Bora Nera, Istria’s first specialty coffee roaster, also appears to be closed when I pull up to the address—not the café I expected, but owners Matteo Cardin and Erika Forlani Cardin’s terra-cotta-colored home in Vodnjan. “Oh, yes, we’re open. Just ring the doorbell; my husband will let you in,” Erika answers when I call. Which is how I wind up sipping funky Sumatran espresso on yet another scenic patio, at yet another villa, with a view of yet another envy- inducing garden—this one full of Whoville cacti, hardy kiwis, scarlet poppies, and a pawpaw tree smuggled from the hinterlands of New Jersey. 

Matteo sells me a bag of his Rwandan Gakenke beans that smell like chocolate- covered raspberries, but he won’t let me pay for the espresso. As far as he knows, I’m not a writer, just a guy who showed up on his doorstep interested in coffee.

A WHO’S WHO of problematic empires ruled Istria until Croatia’s declaration of independence in 1991: Roman, Venetian, Napoleonic, Austro-Hungarian. After World War I,  Italy and its Fascist regime forcibly  Italianized the region, subjugating (and murdering) Croats and Slovenes, who fled to Yugoslavia. After World War II, Yugoslavia and its Communist regime forcibly de-Italianized the region, subjugating (and murdering) ethnic Italians, who fled to Italy, North America, and beyond. 

Still, Italy’s influence is as culturally and culinarily embedded as the olive trees that have been grown here since the first century. Prosciutto is as revered as it is in Parma, but here it’s gamier, muskier, deeper in color, and cut in chips thick and sturdy enough to build a house of cards. 

It’s the same with the region’s pristine seafood. Everything from mackerel to langoustines is accorded intense respect, and nowhere more than at Marina, in Novigrad. Chef Marina Gaši enchants me with her poetic crudos: scallops with roe aioli, elderflower-freckled amberjack with coffee and kumquat. And don’t tell my Italian friends, but the crazy-popular Pizzeria Rumore, purveyor of pistachio-and-mortadella pies and out-of- body experiences in the medieval aerie of Labin, beats all the pizza I’ve eaten on the other side of the Adriatic.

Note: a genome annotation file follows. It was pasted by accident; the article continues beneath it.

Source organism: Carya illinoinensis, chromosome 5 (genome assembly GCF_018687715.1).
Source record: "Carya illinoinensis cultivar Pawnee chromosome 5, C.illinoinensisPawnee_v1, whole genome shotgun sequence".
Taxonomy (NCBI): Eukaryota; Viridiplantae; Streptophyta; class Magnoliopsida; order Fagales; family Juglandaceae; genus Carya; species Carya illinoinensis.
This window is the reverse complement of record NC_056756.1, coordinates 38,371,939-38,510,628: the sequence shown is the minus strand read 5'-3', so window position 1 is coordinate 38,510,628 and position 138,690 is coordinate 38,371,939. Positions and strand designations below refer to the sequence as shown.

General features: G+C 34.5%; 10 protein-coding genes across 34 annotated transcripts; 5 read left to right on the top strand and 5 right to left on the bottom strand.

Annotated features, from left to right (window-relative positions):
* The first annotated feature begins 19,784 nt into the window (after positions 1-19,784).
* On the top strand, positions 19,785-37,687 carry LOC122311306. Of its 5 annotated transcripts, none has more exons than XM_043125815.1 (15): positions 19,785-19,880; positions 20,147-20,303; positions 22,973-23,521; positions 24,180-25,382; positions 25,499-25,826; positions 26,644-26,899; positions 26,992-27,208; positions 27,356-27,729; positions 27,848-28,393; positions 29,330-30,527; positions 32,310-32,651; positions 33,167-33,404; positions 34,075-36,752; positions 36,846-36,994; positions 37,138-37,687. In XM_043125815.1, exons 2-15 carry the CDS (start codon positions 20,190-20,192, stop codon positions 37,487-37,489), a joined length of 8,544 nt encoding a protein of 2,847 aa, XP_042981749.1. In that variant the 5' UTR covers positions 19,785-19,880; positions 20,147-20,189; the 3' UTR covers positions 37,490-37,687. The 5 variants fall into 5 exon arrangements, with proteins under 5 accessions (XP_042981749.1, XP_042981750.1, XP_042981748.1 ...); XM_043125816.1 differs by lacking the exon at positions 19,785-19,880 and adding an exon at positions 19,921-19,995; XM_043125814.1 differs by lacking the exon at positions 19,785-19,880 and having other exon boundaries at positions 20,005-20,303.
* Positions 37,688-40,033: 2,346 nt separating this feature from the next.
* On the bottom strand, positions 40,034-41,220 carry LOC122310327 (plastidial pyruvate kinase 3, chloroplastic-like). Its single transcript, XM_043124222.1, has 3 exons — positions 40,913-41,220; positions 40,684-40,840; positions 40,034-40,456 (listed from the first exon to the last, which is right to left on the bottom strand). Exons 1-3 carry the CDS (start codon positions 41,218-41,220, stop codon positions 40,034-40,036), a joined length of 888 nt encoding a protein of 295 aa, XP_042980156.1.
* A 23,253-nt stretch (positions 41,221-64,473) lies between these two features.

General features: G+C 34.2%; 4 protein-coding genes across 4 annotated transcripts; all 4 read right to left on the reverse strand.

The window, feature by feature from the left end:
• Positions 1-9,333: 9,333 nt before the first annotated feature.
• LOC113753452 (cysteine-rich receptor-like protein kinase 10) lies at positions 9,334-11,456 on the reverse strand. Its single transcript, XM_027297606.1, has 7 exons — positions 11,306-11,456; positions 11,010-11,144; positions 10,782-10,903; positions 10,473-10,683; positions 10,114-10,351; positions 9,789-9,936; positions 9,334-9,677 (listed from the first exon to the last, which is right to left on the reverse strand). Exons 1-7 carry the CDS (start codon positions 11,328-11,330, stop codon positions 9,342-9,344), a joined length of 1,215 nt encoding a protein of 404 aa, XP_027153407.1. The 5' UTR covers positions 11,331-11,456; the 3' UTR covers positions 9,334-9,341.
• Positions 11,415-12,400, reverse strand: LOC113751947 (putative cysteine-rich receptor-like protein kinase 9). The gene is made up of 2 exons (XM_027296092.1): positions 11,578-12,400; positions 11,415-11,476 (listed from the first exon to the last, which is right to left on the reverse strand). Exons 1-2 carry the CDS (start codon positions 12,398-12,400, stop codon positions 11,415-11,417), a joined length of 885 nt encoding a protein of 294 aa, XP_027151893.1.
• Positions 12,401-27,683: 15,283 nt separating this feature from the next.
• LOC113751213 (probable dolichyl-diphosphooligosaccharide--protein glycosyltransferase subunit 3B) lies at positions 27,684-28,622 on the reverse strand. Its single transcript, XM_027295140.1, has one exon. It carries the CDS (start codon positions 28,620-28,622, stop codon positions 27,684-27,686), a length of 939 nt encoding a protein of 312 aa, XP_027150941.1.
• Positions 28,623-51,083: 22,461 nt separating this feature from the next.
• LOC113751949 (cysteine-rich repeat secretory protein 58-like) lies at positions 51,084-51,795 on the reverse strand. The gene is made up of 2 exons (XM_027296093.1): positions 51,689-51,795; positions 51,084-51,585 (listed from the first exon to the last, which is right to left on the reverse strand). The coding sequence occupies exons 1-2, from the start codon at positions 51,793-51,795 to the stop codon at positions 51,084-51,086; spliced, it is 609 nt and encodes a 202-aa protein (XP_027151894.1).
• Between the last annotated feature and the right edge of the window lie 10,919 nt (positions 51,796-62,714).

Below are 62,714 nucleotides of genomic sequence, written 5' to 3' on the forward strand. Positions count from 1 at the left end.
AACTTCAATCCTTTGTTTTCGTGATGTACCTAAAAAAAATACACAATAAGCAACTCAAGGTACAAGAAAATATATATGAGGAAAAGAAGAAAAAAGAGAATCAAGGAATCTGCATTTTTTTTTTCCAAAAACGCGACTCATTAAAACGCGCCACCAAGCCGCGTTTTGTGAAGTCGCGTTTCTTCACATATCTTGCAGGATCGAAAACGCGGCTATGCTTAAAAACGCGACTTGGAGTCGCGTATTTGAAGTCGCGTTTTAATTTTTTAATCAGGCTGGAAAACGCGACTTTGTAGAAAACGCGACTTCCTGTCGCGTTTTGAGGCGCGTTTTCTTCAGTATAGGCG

Farther inland along the hilly switchbacks, the menus at the homey family-run restaurants known as konobe (the Istrian version of Italian trattorias) reveal watermarks of the region’s Austro-Hungarian past. At Konoba Malo Selo, a cozy tavern that specializes in dishes featuring meat from indigenous, long- horned Boskarin cattle, hearty fare offsets the evening chill in the carport turned courtyard. They’re sold out of steaks, so my server suggests braised Boskarin “goulash” with gnocchi. For dessert, it’s gibanica, an apple-and-poppy-seed strudel popular across the Balkans, and synthy Whitney Houston covers set against the rustling of an ancient mulberry tree. 

Deeper into the woods, at Konoba Kotlić, ravenous hikers and mountain bikers swallow the “Istrian plate” of crackling pork sausage, tenderloin, and sharp sauerkraut, while the forest swallows this fairy-tale stone cottage, like a Croatian Angkor Wat. Mojmir Ibrahimovič, Kotlić’s longtime supplier of foraged mushrooms and homemade cheese, rescued the restaurant in 2017 when the previous owner wanted to close. “What do you think?” he asks, leaning in. His brows are so bushy they meet his lashes, forming a trellis over eyes as ice- blue as the Mirna River below. I think the Istrian plate—along with the featherweight gnocchi and shiny red ski-chalet fireplace and found myself wishing my muddy hiking shoes were white go-go boots. 

The Billy is a sunny yellow 10-room motor lodge located between two tiny Tucker County towns, outdoorsy Davis and artsy Thomas, and across from Blackwater Falls State Park. After sunset, the lights that run along the eaves make the place glow like the valley’s nightlight. Owner and bon vivant Joy Malinowski, who has a strong personal aesthetic and a background in art, restored the property about seven years ago. Inspired by the look of her childhood home, the place feels sincerely mid-century instead of staged. Malinowski is also the house raconteur. Her cousin is fashion photographer Stan Malinowski, who shot for magazines ranging from Vogue to Playboy